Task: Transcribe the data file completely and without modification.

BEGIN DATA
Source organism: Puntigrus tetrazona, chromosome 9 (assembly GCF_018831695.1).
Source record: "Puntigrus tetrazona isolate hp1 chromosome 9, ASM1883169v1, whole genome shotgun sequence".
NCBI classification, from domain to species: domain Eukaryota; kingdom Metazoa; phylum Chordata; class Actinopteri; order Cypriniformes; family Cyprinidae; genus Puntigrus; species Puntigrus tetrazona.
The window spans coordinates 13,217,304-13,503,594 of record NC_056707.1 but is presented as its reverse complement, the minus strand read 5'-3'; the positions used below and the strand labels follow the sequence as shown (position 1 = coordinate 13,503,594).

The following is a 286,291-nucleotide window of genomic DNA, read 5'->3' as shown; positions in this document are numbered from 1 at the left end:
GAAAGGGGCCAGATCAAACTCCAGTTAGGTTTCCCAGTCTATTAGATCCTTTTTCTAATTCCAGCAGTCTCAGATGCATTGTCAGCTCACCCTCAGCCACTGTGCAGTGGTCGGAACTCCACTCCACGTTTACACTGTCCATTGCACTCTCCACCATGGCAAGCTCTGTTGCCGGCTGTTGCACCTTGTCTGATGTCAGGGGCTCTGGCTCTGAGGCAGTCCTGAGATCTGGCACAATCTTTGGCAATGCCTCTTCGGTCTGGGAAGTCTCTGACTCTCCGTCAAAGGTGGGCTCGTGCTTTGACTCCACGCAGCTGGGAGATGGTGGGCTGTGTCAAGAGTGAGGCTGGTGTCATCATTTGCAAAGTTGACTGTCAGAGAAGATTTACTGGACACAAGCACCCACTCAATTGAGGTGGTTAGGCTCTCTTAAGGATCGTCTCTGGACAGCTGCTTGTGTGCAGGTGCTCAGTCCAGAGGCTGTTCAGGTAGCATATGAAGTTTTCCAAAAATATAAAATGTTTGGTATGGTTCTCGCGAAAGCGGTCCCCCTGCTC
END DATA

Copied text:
Source organism: Puntigrus tetrazona, chromosome 9 (assembly GCF_018831695.1).
Source record: "Puntigrus tetrazona isolate hp1 chromosome 9, ASM1883169v1, whole genome shotgun sequence".
NCBI classification, from domain to species: domain Eukaryota; kingdom Metazoa; phylum Chordata; class Actinopteri; order Cypriniformes; family Cyprinidae; genus Puntigrus; species Puntigrus tetrazona.
The window spans coordinates 13,217,304-13,503,594 of record NC_056707.1 but is presented as its reverse complement, the minus strand read 5'-3'; the positions used below and the strand labels follow the sequence as shown (position 1 = coordinate 13,503,594).

The following is a 286,291-nucleotide window of genomic DNA, read 5'->3' as shown; positions in this document are numbered from 1 at the left end:
GAAAGGGGCCAGATCAAACTCCAGTTAGGTTTCCCAGTCTATTAGATCCTTTTTCTAATTCCAGCAGTCTCAGATGCATTGTCAGCTCACCCTCAGCCACTGTGCAGTGGTCGGAACTCCACTCCACGTTTACACTGTCCATTGCACTCTCCACCATGGCAAGCTCTGTTGCCGGCTGTTGCACCTTGTCTGATGTCAGGGGCTCTGGCTCTGAGGCAGTCCTGAGATCTGGCACAATCTTTGGCAATGCCTCTTCGGTCTGGGAAGTCTCTGACTCTCCGTCAAAGGTGGGCTCGTGCTTTGACTCCACGCAGCTGGGAGATGGTGGGCTGTGTCAAGAGTGAGGCTGGTGTCATCATTTGCAAAGTTGACTGTCAGAGAAGATTTACTGGACACAAGCACCCACTCAATTGAGGTGGTTAGGCTCTCTTAAGGATCGTCTCTGGACAGCTGCTTGTGTGCAGGTGCTCAGTCCAGAGGCTGTTCAGGTAGCATATGAAGTTTTCCAAAAATATAAAATGTTTGGTATGGTTCTCGCGAAAGCGGTCCCCCTGCTC